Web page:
Super governance


  • Date:01 Oct 2015
  • Type:Company Director Magazine

Should superannuation funds be subject to the same governance requirements as companies they invest in? Three industry figures share their views.

Although superannuation funds are similar to public companies, they are responsible to a third party, so the nature of a trustees’ fiduciary duty to their members means their duty of care is higher. It is a relevant question whether their governance arrangements should be different, even though they experience a separation between ownership (fund members) and control (the trustee), similar to companies they invest in.

Listed entities are subject to various ASX Corporate Governance Council guidelines and some can be adapted for superannuation. While some superannuation fund trustees are corporations, many of these standards could not be adopted by trustees without modification because the trustee’s duty of care is owed to members of the fund.

Superannuation trustee boards have higher governance responsibilities because of the obligation to act in the best interests of members, as required under trust law and codified in legislation. This includes members’ long-term interests as ultimately the trustee must meet their retirement goals.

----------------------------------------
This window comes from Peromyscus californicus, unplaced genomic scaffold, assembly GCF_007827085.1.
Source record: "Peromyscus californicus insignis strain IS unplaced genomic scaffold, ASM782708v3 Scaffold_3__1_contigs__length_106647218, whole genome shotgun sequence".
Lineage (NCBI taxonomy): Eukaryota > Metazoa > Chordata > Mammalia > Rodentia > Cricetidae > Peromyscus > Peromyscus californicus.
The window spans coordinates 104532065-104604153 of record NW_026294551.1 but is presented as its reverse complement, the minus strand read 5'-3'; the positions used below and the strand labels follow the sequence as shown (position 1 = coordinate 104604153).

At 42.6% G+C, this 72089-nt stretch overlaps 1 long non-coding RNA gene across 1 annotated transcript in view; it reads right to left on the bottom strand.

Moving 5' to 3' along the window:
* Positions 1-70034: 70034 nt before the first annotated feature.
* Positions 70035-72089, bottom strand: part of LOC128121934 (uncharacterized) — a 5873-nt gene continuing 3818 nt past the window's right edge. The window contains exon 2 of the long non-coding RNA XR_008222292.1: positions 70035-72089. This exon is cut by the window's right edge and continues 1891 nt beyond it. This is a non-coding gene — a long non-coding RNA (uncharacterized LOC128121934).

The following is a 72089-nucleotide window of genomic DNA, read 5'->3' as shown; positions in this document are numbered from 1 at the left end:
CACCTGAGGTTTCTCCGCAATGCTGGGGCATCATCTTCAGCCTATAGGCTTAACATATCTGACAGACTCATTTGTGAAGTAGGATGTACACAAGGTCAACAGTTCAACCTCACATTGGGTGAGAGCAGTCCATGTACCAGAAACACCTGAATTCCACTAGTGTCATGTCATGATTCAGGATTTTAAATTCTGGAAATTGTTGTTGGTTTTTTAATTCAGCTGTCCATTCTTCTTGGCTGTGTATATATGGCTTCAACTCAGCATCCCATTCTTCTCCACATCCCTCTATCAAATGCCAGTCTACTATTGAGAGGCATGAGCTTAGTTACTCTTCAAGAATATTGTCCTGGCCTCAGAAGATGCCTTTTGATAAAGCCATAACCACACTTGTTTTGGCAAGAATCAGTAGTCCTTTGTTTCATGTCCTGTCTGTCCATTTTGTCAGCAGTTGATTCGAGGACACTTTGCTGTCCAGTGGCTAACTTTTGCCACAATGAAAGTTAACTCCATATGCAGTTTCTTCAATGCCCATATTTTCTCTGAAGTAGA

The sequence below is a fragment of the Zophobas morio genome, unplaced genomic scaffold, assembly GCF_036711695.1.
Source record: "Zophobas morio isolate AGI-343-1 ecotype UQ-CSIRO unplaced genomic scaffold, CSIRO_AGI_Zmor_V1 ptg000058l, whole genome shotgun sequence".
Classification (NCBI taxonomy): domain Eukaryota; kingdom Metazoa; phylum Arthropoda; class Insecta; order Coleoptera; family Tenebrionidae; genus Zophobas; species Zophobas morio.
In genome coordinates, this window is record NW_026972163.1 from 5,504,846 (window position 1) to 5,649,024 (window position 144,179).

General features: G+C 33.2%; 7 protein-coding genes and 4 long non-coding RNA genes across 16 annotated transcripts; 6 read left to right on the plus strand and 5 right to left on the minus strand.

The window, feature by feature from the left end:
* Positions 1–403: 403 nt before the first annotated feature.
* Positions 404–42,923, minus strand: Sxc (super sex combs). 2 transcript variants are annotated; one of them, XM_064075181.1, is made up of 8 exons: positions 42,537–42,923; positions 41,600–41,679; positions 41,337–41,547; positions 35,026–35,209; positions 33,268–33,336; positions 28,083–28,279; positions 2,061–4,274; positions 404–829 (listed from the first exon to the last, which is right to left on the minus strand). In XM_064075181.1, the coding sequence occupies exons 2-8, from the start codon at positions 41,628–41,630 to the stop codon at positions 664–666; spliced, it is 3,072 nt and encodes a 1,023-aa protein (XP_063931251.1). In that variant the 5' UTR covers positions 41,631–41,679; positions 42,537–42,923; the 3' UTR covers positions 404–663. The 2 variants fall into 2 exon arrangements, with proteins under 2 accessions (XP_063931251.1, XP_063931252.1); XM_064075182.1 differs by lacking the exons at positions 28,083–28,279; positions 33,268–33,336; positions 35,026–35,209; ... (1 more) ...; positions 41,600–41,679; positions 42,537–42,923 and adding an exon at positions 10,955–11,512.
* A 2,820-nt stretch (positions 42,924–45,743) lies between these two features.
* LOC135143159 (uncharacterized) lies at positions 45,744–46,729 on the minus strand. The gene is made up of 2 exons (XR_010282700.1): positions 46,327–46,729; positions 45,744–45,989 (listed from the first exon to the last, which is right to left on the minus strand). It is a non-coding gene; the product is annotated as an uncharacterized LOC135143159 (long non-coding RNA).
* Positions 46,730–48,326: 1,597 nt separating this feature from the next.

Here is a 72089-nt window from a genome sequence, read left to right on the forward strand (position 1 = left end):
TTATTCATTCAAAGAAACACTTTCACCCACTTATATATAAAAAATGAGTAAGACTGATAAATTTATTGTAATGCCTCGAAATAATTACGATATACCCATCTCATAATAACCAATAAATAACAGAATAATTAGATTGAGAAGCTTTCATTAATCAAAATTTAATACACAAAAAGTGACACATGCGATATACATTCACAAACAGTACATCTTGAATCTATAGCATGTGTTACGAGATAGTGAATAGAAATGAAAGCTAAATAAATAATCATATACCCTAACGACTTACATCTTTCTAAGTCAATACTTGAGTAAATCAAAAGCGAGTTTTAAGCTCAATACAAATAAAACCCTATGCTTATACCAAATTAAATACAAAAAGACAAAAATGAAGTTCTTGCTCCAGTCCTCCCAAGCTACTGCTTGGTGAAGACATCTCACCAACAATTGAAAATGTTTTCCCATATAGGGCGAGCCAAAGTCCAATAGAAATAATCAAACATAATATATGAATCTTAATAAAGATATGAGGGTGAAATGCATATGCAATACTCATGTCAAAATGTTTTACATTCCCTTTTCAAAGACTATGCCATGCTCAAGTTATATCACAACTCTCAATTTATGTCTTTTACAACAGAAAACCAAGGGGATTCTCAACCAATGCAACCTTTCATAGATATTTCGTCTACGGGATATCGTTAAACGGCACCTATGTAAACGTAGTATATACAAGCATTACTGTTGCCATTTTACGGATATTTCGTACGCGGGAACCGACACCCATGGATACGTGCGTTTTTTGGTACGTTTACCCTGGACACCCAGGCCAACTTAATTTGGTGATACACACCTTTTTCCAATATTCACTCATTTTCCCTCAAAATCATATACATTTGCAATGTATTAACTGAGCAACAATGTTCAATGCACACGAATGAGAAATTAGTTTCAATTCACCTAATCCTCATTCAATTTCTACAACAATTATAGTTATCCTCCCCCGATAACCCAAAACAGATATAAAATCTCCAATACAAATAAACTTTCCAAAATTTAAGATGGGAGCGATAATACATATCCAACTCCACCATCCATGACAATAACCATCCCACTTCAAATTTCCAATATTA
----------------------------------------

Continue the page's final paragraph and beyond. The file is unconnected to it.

This higher level of duty also arises from the compulsory nature of superannuation. Fund members generally have less control over trustee boards and fund members rely on trustee boards to deliver optimal retirement outcomes. At the Association of Super Funds Australia 2014 conference, Peter Costello said the super industry must evolve and lift its governance standards, given the size of the superannuation pool has surpassed the banking industry in funds under management. The perception that superannuation is a “cottage” industry ignores the reality that superannuation funds have higher governance standards.

Amendments to the Superannuation Industry (Supervision) Act, together with the APRA prudential standards for superannuation (2013), have significantly raised the level of skill, care and diligence required of trustee directors. These duties, laws and regulations dictate that the primary purpose of the trustee of a super fund is to hold and invest the assets of fund members to secure and maximise their retirement savings. This fiduciary role adds a dimension that should be recognised.

- Pauline Vamos, CEO, Association of Super Funds Australia


The National Reform Summit – attended by both the Australian Institute of Company Directors chief executive officer John Brogden and myself – reflected the importance of business groups and society working together to ensure Australia is in good shape for future generations. Superannuation will be a key part of that future because it delivers incomes to retirees and is a driver of growth.

The summit faced home truths:

  • By 2055 nearly half of the population will not have a “comfortable” retirement without a speedy recalibration of superannuation tax breaks and the age pension across the income scale.
  •  We need an innovative response to the impending challenge of a shrinking workforce and a generation heading into retirement. Infrastructure investment will be a central driver of increased productivity, a pre-condition to maintain and enhance living standards. Clearly, Australia’s $2 trillion super funds are ready to turbo-charge economic and productivity growth.